One of my New Year resolutions is to read even more books. I love reading and through the work and travels I have collected a small library. Unfortunately my library is scattered – most books are in Latvia, many in USA and a few in Thailand. I have a dream that one day I will be able to have a proper office with a nice big desk and all my books within a reach.
I have friends in Minnesota who have this great book-reading tradition called “Theology Pub”. They read one book per month and then meet at a local pub for discussion and reflection. If I lived in Minnesota, I would join them. I love a good discussion and thought-provoking books. The last book they read in 2015 was “Jesus and the nonviolent revolution” by André Trocmé.
I was not able to join the discussion. (So, if any of you have read it, I would love to hear your thoughts.) Timely and relevant book even though the author died in 1971. André Trocmé was a French protestant minister who led a nonviolent resistance in south central France during WWII. The people of the village of Le Chambon-sur-Lignon saved thousands of Jews by hiding them in their barns, farms, homes. Their actions were very much inspired by their theological beliefs that every human being has a God given dignity and worth and no system or government has right deny it.
Here is a glimpse into André Trocmé’s writings: “Every nation is inclined to equate its fundamental values with the institutional shell built to protect and express them. Consequently its leaders are tempted to use lies to defend the truth, violence to protect the peace, and persecution to save charity.” He talked about (and practiced) nonviolent resistance to evil. God is love, so André Trocmé argued that we have to use different kind of weapons – the weapons of the Spirit.
Continuing the thought: “The state – the way of power – can only work from the past to anticipate the future and determine its course. As long as the church abandons its calling, that state will know nothing of repentance. But the church in its midst does know repentance, and it knows only that, and it bears witness to that before the state, for the healing of the nations. If Christ’s followers do not surpass the state in justice, they do not belong to God’s kingdom; they leave the world to fend for itself in the agony of its abandonment.”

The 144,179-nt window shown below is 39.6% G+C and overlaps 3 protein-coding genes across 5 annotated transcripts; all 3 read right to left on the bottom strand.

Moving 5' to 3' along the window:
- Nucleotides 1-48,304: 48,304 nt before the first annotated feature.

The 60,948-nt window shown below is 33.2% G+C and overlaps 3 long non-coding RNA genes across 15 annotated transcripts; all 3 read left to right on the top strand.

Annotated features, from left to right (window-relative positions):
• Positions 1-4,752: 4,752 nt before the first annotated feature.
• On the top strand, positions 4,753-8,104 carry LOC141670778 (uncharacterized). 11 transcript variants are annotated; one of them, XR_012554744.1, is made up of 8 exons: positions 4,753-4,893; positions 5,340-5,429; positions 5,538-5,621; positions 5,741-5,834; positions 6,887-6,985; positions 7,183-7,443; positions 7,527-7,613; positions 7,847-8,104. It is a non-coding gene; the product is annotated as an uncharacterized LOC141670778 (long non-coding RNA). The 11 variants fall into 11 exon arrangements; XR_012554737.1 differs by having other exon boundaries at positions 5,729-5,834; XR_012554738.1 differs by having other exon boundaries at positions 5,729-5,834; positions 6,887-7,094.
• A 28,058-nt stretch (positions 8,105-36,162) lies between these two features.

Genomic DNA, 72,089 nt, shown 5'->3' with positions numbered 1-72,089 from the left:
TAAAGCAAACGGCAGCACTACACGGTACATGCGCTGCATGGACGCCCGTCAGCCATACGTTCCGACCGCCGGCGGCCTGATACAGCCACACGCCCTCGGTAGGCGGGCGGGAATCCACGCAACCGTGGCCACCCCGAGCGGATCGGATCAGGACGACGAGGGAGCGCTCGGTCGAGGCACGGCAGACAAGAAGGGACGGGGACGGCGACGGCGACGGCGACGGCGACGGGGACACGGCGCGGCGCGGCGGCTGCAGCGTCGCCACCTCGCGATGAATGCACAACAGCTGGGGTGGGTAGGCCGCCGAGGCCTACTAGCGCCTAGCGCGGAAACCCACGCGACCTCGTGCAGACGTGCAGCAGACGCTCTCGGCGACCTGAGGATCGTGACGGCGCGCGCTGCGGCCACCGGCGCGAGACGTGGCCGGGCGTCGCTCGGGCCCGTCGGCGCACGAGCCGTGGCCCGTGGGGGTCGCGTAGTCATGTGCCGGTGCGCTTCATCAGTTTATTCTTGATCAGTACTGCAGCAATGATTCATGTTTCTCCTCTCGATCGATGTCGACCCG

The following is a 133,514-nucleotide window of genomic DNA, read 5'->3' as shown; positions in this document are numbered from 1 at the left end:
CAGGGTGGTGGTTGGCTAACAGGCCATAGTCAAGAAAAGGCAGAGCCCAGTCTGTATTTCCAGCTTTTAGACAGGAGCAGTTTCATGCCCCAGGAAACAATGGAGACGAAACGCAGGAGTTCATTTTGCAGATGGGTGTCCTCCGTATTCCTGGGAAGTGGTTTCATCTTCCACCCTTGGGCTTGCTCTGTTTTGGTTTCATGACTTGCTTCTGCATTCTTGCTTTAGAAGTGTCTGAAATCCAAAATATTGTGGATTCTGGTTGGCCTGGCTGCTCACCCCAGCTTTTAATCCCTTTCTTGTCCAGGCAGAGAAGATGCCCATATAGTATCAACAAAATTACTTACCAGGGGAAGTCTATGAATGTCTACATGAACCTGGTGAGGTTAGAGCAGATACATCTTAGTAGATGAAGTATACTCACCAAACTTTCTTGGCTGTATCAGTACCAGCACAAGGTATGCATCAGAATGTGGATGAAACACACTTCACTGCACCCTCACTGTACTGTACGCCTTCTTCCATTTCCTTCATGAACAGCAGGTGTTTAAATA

I like reading autobiographies of people who either inspire me or give me something to reflect upon. For example, “The Story of My Experiments with Truth” by Gandhi or “The Seven Storey Mountain” by Thomas Merton, an American writer/monk. Also, “Light Force” by Brother Andrew, telling the story of his work in the Middle East.
Last year I read “I am Malala” by Malala Yousafzai, a Nobel laureate, and “A Journey” by Tony Blair, the former prime minister of UK. Regardless of what you think of Tony Blair, I was very interested in his experiences in the peace process in Northern Ireland and the Good Friday Agreement. It gives a lot of insight into mediation and conflict resolution processes and challenges.
Then there are lots of books on forgiveness and reconciliation. At the top of the list would be “Free of Charge: Giving and Forgiving in a Culture Stripped of Grace”, “Exclusion&Embrace” and “The End of Memory” by Miroslav Volf, a Croat theologian and thinker who teaches at Yale University. I highly recommend anything he has written.
Since I promised only a peek, this is a short list. I look forward to more good reading this year. Also, friends in Latvia, my ‘library’ is open for anyone…
Next time I am in Riga, I intend to spend some time at the National Library which, besides a great collection of books and resources, has the best view of Old Town. Who would not want to enjoy it?!